Last year, Rob built and installed a bird house under our huge oak trees. Early this spring a Titmouse began singing for a mate in our front yard. His call was soon answered and we watched, as they built their nest in our bird house. After the nest was completed and a respectable amount of time had passed, I opened the door to the bird house and peeked in. There were 4 tiny eggs.
In time the eggs hatched and we observed the parents bringing fat green worms or caterpillars to their young. We peeked while the parents were away and saw the nest filled with four mouths opened wide. All we could see of the baby birds were their mouths. After a week or so the activity around the nest seemed to slow and I opened the door and saw a sleepy eye open - but the young birds didn't open their mouths. This is odd, I thought, but closed the door again to avoid causing stress to the parent birds.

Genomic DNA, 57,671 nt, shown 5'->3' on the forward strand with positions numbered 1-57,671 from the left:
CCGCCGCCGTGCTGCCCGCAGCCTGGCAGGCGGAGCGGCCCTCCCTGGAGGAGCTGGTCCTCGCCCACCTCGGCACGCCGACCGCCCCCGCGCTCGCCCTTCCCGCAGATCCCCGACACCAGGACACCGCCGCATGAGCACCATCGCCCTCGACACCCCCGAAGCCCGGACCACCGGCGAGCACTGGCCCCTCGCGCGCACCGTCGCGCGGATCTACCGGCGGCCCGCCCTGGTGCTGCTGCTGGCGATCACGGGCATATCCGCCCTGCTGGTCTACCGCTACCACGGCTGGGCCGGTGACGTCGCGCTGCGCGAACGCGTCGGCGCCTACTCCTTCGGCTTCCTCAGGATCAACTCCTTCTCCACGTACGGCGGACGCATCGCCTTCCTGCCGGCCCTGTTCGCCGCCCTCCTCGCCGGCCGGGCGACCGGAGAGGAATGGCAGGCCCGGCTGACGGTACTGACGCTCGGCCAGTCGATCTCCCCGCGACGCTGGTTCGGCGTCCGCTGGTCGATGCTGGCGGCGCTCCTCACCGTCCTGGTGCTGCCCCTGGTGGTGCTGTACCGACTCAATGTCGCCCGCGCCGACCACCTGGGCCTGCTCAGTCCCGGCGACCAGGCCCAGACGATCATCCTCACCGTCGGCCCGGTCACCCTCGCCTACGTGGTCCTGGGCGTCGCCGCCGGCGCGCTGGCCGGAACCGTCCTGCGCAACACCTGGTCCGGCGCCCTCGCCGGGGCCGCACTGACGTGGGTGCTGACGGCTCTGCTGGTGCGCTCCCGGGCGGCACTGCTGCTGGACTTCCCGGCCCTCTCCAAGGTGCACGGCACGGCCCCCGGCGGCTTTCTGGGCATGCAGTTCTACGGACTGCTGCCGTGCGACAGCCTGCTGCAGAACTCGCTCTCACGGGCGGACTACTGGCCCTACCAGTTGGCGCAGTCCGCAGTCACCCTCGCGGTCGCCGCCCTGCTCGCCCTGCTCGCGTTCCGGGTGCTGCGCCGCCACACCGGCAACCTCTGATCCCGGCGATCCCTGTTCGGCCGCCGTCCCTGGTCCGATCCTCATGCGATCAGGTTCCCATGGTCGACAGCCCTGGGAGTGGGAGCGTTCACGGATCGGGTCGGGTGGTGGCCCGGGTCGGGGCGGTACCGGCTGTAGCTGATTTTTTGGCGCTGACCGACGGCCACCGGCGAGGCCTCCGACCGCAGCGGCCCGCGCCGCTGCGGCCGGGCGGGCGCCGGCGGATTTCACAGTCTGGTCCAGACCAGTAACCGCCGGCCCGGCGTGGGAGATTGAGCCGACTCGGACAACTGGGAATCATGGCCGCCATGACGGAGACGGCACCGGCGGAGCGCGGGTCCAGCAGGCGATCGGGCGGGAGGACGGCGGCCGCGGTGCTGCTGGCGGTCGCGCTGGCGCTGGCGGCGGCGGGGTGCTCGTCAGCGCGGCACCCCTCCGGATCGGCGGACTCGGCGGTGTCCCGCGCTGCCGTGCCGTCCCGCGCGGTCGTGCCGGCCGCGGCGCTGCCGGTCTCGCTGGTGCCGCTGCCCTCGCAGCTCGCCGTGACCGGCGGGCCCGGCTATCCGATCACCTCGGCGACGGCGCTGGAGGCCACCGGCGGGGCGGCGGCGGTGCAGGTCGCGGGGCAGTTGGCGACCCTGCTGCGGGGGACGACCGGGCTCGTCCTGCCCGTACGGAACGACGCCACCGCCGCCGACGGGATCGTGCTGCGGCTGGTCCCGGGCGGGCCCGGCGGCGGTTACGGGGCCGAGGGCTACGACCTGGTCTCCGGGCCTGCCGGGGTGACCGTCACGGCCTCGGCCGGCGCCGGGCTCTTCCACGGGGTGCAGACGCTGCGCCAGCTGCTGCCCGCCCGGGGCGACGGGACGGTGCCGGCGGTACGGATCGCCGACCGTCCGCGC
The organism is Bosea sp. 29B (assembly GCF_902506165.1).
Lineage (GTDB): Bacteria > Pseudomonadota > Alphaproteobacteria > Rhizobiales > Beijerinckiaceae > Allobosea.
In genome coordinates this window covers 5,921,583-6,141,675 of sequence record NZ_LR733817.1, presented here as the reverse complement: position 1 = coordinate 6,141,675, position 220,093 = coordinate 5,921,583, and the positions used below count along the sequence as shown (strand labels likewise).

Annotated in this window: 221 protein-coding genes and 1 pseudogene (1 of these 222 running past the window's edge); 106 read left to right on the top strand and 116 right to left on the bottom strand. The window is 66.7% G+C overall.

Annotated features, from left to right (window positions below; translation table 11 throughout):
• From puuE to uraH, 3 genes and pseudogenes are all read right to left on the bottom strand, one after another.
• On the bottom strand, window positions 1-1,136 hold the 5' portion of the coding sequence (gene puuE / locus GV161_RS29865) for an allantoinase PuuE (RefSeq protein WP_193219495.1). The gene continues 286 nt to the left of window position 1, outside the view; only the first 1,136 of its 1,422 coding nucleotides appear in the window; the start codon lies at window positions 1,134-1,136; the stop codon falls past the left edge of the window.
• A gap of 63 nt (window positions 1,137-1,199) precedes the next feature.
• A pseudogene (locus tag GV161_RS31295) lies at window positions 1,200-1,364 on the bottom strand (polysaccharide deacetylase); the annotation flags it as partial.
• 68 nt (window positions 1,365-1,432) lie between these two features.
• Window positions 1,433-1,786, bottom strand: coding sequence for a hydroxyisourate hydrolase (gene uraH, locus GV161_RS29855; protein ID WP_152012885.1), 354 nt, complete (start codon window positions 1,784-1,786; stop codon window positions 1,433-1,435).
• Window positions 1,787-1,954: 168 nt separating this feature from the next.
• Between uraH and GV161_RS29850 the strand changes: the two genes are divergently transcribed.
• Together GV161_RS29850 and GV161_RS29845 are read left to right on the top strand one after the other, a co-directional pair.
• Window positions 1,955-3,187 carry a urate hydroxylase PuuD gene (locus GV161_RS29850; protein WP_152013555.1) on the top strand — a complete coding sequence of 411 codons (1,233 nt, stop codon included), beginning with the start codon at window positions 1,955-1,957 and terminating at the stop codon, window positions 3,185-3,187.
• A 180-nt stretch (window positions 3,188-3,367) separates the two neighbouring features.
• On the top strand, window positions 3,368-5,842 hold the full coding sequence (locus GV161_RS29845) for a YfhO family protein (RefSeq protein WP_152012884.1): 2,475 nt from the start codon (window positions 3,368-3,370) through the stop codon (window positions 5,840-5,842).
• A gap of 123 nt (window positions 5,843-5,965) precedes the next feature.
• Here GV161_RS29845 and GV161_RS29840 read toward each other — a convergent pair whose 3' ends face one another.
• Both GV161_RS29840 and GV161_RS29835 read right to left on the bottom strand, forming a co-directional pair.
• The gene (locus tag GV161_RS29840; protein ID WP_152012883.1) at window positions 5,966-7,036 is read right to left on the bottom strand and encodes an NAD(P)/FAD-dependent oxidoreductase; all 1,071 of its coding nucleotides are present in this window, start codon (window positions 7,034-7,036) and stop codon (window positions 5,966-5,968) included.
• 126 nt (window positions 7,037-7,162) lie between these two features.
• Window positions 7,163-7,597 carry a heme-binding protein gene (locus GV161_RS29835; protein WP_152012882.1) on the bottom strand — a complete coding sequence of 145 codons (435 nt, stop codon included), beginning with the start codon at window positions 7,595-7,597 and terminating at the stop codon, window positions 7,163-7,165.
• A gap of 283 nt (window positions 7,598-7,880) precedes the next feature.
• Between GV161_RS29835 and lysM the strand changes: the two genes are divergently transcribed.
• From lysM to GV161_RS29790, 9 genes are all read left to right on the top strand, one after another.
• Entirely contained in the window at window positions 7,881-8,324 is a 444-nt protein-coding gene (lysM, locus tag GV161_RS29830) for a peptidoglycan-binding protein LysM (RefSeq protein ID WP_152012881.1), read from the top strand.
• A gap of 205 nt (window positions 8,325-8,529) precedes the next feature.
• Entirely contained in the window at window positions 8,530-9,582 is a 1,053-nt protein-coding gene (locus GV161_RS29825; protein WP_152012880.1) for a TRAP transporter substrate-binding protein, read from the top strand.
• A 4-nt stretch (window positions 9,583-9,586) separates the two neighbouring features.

Last weekend, the nest was quiet while we worked in the front yard, so I checked again and found all four baby birds had died. We removed the nest and took it and the baby birds to a local expert, the owner of The Bird Feeder (she has a degree in biology and has a wealth of information). She assured us that our opening the birdhouse wouldn't have driven the parents away and theorized that one of the parents might have died and the burden of feeding 4 babies was too great for the remaining parent. The babies must eat every 15 minutes. Another thought was that the parents might have fed poisoned worms to the young, but I assured her that we don't use pesticides in our yard so we doubt that was the cause. She also talked about how the bird count for Santa Cruz county is down this year and theorized that climate change is a cause. It's possible that the cycle of worms was out of sync with the cycle of the birds.
As we left the store, she said, "I'm sorry for your loss." I was surprised by her comforting words, but she was perceptive because I was feeling sad for the four youngsters who were so close to fledging before they died. Their wings were fully developed.
We are now fairly certain that something happened to the mother bird because the male has been appearing in our front yard and is advertising for a mate. We hope that when he is successful, he'll build a new nest in the same old birdhouse.